Illinois PTA has advocated for education funding for decades and was instrumental in helping to pass the Evidence-Based Funding (EBF) formula in 2017. In passing the EBF formula, the legislature promised to provide an additional $350 million every year to the formula to bring Illinois schools up to adequate levels of funding. Last year, no new money was added to the EBF formula, and the governor has proposed not adding funding again this year. Here are five key points Illinois PTA members can use whenadvocating for increased education funding with their legislators.

  1. The EBF formula is working. The EBF formula calculates an “adequacy target” for every school district in Illinois based on the characteristics of the student population (e.g., extra funding for low income, special needs, and English learners). The EBF formula then targets the most money to the districts furthest from adequate funding. When the EBF formula was passed, 160 districts representing 18% of all Illinois students were below 60% of adequacy. After just three years of funding, only 10 districts representing less than 5% of all Illinois students are below 60% of adequacy.
  2. There is still a long way to go. Despite these gains, more than half of all Illinois students are in districts below 70% of adequate funding.
  3. Federal pandemic funding won’t help close the adequacy gap. Schools have received additional federal funding through several stimulus packages, but these funds won’t help close the adequacy gap. Much of these funds are limited in where they can be spent, such as for purchasing personal protective equipment, upgrading school ventilation, funding for extra transportation costs due to the pandemic, and other one-time costs. These federal funds also must be spent in the next few years. Because of these limits and the fact that they disappear in the near future, school districts can’t use them to make long-term improvements to educating our children by hiring literacy specialists or more teachers. If they were to do so, when the federal funds ran out, districts would face a funding shortfall that would require budget cuts.
  4. While the state budget may be challenging, education funding is an investment in Illinois that benefits the state. Walter W. McMahon, an emeritus professor of economics and of education from the University of Illinois at Urbana-Champaign calculated the return on investment (ROI) of education spending in Illinois in the Journal of Education Finance. Funding for both K-12 education and higher education (community colleges and universities) had a higher return on investment (over 9.5%) than the stock market. He also found that Illinois education spending pays for itself every 2.3 years in state budget savings alone. Part of the reason for this is that school districts spend about 85% of their budget on personnel (teachers, bus drivers, janitors, etc.), meaning increased education funding primarily goes to salaries that get spent locally in a relatively short time.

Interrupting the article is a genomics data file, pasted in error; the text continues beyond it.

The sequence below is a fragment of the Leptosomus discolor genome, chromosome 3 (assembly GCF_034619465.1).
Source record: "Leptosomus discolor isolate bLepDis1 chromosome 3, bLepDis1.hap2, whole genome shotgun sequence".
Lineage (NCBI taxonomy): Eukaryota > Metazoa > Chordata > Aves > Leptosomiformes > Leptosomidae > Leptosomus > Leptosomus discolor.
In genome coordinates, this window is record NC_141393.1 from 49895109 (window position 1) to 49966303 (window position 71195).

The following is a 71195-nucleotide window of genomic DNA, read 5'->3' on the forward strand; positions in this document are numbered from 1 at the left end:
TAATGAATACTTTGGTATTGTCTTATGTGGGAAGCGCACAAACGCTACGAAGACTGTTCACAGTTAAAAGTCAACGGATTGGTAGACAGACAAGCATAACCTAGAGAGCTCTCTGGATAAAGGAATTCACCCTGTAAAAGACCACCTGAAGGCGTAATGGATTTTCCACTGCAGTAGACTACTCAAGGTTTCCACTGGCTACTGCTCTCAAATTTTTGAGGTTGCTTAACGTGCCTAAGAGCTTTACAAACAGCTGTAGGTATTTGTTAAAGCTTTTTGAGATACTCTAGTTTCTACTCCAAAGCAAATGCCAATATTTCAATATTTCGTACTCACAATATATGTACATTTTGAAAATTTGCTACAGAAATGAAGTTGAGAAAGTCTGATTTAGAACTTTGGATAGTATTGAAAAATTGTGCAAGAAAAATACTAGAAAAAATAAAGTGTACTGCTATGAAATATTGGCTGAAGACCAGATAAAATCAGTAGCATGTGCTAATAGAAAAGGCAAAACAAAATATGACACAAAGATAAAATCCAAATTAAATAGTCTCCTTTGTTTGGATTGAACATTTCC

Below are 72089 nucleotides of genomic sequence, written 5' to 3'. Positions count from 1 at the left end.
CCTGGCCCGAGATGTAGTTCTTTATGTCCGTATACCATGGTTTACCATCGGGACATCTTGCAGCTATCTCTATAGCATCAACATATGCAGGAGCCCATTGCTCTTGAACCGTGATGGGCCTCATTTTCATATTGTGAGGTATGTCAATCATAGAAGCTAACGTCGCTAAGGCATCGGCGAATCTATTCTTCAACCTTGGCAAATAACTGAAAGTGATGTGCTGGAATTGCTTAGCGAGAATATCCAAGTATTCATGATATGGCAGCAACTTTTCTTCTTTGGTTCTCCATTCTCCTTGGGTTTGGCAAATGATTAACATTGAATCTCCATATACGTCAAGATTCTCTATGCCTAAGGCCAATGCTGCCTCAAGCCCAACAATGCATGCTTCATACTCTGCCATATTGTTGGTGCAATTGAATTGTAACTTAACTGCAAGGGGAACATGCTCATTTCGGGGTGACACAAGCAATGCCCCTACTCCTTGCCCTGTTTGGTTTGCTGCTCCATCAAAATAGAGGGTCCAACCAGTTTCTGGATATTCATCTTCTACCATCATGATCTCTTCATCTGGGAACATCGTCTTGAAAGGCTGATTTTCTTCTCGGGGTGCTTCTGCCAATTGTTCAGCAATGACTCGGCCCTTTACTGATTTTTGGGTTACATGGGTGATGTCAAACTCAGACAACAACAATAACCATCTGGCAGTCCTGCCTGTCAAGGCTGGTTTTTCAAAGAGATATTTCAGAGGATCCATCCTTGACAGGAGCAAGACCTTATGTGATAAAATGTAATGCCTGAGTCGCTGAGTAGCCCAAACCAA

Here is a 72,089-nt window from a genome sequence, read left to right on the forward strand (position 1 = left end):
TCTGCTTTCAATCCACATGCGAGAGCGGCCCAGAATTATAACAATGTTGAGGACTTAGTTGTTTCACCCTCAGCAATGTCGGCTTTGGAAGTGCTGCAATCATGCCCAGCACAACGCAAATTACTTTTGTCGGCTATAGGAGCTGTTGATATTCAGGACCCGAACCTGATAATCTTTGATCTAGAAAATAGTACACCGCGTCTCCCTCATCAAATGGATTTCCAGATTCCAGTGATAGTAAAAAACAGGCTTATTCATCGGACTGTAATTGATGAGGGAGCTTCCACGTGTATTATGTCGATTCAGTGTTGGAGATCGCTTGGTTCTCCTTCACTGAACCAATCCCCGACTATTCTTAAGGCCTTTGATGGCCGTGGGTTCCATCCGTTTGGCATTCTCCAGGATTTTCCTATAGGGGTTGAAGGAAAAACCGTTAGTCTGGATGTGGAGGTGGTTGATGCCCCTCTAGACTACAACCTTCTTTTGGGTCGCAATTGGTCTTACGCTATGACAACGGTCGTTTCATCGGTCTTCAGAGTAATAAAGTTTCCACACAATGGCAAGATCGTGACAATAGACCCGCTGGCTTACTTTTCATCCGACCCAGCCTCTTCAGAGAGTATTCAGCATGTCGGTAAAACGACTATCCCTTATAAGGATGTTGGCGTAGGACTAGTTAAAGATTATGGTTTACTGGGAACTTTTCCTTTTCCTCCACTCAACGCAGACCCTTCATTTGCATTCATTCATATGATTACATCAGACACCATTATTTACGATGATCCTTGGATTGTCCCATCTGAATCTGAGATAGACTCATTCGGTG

5. Education funding now creates Illinois taxpayers later. Most students in Illinois graduate high school and get jobs here in Illinois, many after going to an Illinois community college, university, or trade school. Ensuring our students are prepared for life after graduation means they are better prepared to get higher-paying jobs here in Illinois and become life-long Illinois taxpayers. While a tax break may make the headlines when a company relocates to Illinois, it is really the talented workforce here in Illinois that attracts those businesses. Education funding is a critical piece driving that economic engine.

Resources You Can Use

Illinois PTA’s partner Advance Illinois has created a collection of resources you can use to advocate for increased education funding.

  • new report on how the EBF formula is working and how the pandemic has affected school funding.
  • An advocacy toolkit with ready-made social media posts, a sample letter to legislators, and a script you can use if you call them. Remember to use the #FundtheFormula hashtag and to tag your legislators.
  • one-page fact sheet you can share with legislators and your PTA members.
  • summary sheet for every state representative and every state senator showing how the school districts in their district are funded. This can be an especially powerful tool to use with your legislators, as it shows how their voters are being affected by the lack of adequate funding. Even if your school district is adequately funded, there are likely several others in their district that are not.
  • An interactive Equity Dashboard that shows how EBF funding has affected school districts and the state since enactment, along with breakdowns for various subgroups, the ability to look up your school district, and to see what EBF funding has done for school districts your legislator’s district. Note that the Fiscal Year number show the funding situation for the prior year, so FY18 shows the situation prior to EBF enactment and FY21 shows the effect of 2020 funding. Also keep in mind that the dashboard shows all funding for a district, so even without EBF funding a district may move closer to adequate funding if, for example, local taxes were raised.

Legislators will be making budget decisions through April and likely into May. Contact your legislators now with Illinois PTA’s pre-written letter to let them know that your children and your school district can’t wait another year for additional funding. Tell them to invest in Illinois’s students now.